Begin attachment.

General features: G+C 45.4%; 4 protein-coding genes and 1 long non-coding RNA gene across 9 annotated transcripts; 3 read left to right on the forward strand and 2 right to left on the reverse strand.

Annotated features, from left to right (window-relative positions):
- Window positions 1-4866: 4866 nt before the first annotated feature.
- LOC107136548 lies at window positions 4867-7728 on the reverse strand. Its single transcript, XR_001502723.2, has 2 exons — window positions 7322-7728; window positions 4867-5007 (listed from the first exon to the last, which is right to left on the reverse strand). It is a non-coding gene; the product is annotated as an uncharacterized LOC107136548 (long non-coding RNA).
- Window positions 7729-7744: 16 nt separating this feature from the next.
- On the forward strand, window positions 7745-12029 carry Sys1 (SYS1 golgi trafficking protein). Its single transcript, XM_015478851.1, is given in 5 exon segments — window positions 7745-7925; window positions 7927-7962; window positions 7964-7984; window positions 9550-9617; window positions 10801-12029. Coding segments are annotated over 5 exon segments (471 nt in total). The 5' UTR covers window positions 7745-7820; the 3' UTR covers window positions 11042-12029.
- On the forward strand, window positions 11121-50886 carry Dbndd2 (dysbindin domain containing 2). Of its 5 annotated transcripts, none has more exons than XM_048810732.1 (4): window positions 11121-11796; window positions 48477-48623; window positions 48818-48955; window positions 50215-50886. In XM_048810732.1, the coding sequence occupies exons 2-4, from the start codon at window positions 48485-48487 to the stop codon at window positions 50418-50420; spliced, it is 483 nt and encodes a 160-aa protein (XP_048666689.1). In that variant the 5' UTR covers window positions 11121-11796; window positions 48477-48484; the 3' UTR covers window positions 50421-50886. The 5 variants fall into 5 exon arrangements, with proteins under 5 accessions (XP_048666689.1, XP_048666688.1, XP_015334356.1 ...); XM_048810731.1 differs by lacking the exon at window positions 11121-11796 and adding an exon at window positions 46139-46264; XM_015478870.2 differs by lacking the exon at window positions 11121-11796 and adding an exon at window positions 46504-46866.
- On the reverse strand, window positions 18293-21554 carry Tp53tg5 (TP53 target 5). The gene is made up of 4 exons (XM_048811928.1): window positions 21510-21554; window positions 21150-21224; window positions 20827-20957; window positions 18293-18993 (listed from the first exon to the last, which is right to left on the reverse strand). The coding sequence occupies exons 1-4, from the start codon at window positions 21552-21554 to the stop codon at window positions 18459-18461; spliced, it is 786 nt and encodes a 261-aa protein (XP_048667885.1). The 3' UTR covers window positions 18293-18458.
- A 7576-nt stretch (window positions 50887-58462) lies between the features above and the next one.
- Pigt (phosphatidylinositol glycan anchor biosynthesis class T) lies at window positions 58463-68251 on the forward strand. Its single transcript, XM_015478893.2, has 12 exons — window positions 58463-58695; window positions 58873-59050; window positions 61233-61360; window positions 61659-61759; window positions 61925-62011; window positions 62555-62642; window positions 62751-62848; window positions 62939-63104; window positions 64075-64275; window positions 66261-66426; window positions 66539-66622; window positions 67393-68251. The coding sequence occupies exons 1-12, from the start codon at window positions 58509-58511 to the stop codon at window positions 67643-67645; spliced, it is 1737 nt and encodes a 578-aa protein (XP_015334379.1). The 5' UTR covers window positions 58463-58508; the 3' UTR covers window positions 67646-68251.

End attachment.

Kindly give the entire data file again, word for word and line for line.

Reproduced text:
General features: G+C 45.4%; 4 protein-coding genes and 1 long non-coding RNA gene across 9 annotated transcripts; 3 read left to right on the forward strand and 2 right to left on the reverse strand.

Annotated features, from left to right (window-relative positions):
- Window positions 1-4866: 4866 nt before the first annotated feature.
- LOC107136548 lies at window positions 4867-7728 on the reverse strand. Its single transcript, XR_001502723.2, has 2 exons — window positions 7322-7728; window positions 4867-5007 (listed from the first exon to the last, which is right to left on the reverse strand). It is a non-coding gene; the product is annotated as an uncharacterized LOC107136548 (long non-coding RNA).
- Window positions 7729-7744: 16 nt separating this feature from the next.
- On the forward strand, window positions 7745-12029 carry Sys1 (SYS1 golgi trafficking protein). Its single transcript, XM_015478851.1, is given in 5 exon segments — window positions 7745-7925; window positions 7927-7962; window positions 7964-7984; window positions 9550-9617; window positions 10801-12029. Coding segments are annotated over 5 exon segments (471 nt in total). The 5' UTR covers window positions 7745-7820; the 3' UTR covers window positions 11042-12029.
- On the forward strand, window positions 11121-50886 carry Dbndd2 (dysbindin domain containing 2). Of its 5 annotated transcripts, none has more exons than XM_048810732.1 (4): window positions 11121-11796; window positions 48477-48623; window positions 48818-48955; window positions 50215-50886. In XM_048810732.1, the coding sequence occupies exons 2-4, from the start codon at window positions 48485-48487 to the stop codon at window positions 50418-50420; spliced, it is 483 nt and encodes a 160-aa protein (XP_048666689.1). In that variant the 5' UTR covers window positions 11121-11796; window positions 48477-48484; the 3' UTR covers window positions 50421-50886. The 5 variants fall into 5 exon arrangements, with proteins under 5 accessions (XP_048666689.1, XP_048666688.1, XP_015334356.1 ...); XM_048810731.1 differs by lacking the exon at window positions 11121-11796 and adding an exon at window positions 46139-46264; XM_015478870.2 differs by lacking the exon at window positions 11121-11796 and adding an exon at window positions 46504-46866.
- On the reverse strand, window positions 18293-21554 carry Tp53tg5 (TP53 target 5). The gene is made up of 4 exons (XM_048811928.1): window positions 21510-21554; window positions 21150-21224; window positions 20827-20957; window positions 18293-18993 (listed from the first exon to the last, which is right to left on the reverse strand). The coding sequence occupies exons 1-4, from the start codon at window positions 21552-21554 to the stop codon at window positions 18459-18461; spliced, it is 786 nt and encodes a 261-aa protein (XP_048667885.1). The 3' UTR covers window positions 18293-18458.
- A 7576-nt stretch (window positions 50887-58462) lies between the features above and the next one.
- Pigt (phosphatidylinositol glycan anchor biosynthesis class T) lies at window positions 58463-68251 on the forward strand. Its single transcript, XM_015478893.2, has 12 exons — window positions 58463-58695; window positions 58873-59050; window positions 61233-61360; window positions 61659-61759; window positions 61925-62011; window positions 62555-62642; window positions 62751-62848; window positions 62939-63104; window positions 64075-64275; window positions 66261-66426; window positions 66539-66622; window positions 67393-68251. The coding sequence occupies exons 1-12, from the start codon at window positions 58509-58511 to the stop codon at window positions 67643-67645; spliced, it is 1737 nt and encodes a 578-aa protein (XP_015334379.1). The 5' UTR covers window positions 58463-58508; the 3' UTR covers window positions 67646-68251.